Good MVP: You have a menu with only a few selection of coffee, but all of them taste great. Your shop is clean and tidy with white painted walls and decent looking coffee tables with comfortable seats. Your cashier is polite and you take Visa and Mastercard. No American Express though (we're cool with that).
Bad MVP: You have a menu with a few selection of coffee, but most of them taste horrible. Your shop is below par and your seats are uncomfortable. Also, your store only takes cash and your cashiers are flirting with each other.
Horrible MVP: You have 40 items on your menu - Coffee, frappuccino, espresso, cakes, croissants, biscuits, tea, fried rise, chicken nuggets, etc (you get the idea). You gold plate your store front and your store interior is pimped out with the most expensive furniture and coffee mugs. You put Samsung LCD TVs at every table and the chairs are massage chairs. You take Visa, Mastercard, American Express, and Home Depot gift cards.
We've already asked you to build a service-first product in the last section, but just in case you skipped it, we'd like to mention it here again because we feel this is very important.
Before you go ahead and put yourself in the "build" mentality, I'd like you to slow down and think about whether or not you can deliver your solution without a product (What I'd like to call the 1st version or smaller version of your MVP). This is the easiest way to start your business, and having a business that already makes money already makes your solution valid, even through an online presence.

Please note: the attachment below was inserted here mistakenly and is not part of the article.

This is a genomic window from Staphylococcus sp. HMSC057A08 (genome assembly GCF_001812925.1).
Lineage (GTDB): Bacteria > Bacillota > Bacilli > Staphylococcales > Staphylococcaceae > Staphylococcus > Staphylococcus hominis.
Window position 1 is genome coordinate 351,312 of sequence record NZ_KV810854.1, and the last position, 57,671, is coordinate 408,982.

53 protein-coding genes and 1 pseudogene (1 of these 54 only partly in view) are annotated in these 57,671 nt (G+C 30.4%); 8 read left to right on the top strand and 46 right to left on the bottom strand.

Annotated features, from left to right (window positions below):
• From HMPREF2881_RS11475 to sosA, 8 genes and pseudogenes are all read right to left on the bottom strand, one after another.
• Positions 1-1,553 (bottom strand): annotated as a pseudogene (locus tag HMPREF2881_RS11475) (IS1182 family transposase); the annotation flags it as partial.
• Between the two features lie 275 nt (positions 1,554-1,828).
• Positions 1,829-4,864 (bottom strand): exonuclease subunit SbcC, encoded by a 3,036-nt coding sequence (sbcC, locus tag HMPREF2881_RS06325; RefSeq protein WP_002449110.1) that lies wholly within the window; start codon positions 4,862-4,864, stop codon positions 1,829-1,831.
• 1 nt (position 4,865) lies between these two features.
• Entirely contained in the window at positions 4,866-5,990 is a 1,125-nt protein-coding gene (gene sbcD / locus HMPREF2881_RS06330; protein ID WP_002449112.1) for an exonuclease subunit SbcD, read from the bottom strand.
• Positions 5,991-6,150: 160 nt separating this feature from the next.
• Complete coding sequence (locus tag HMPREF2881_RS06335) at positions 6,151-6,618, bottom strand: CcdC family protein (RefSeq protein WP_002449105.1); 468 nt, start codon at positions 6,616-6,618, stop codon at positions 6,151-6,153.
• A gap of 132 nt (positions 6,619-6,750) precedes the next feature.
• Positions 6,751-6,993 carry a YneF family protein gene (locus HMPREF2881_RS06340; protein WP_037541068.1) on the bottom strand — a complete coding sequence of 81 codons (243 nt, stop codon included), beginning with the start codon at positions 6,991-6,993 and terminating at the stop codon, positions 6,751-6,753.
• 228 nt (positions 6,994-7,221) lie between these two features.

For instance, if you want to build AirBnB, a marketplace for unused rooms, then what you could do first is not build a whole fully functioning marketplace, but think about something equivalent but smaller.
What you could do is find 10 friends with unused space and are willing to rent that space out. Then you can find travel agencies or put up a simple Wordpress website with the availability and price information on the properties.
What is happening here is that you would have delivered your solution on a smaller scale, made some money, and have validated your solution. At this point, it'd be very easy to move forward with more confidence to build the full "automated" version, or to get funded to build it.
Once you have a business that is making money, there will just be a lot more confidence to invest more into it, whether by you, by a technical co-founder, or by investors.
While designing a website is very much about the interface and how to "guide" your users to do what you'd like them to do or click on, a lot of it is actually creating an "experience".
In this generation, we've moved from just having a usable and functional product, to a product that is not only user-friendly, but a product that connects with you - a product that you feel defines you, or you have feelings for.
Also, people don't always do what you want them to do. Asking is not always enough to get people to do what you want them to do. How do you get them to complete their profile? or how do you get them to complete the sale on the order check-out page?
Below are a few tricks that can transform your website to an "Experience":
1. Pictures of People: Put pictures of people on your website, and don't just use any random looking stock images (that'll actually make it worse). And studies show that not only pictures of people on your website convert better, but if those people in the pictures are looking towards the button or the Call-to-Action link/button you want them to click on, then that would convert even better. Read here: http://uxdesign.smashingmagazine.com/2009/09/24/10-useful-usability-findings-and-guidelines/
Compare this with the image below:
Where the baby is looking gets a lot more eyeballs than the one that's just making eye contact with you. Turns out that e-EyeContact is overrated.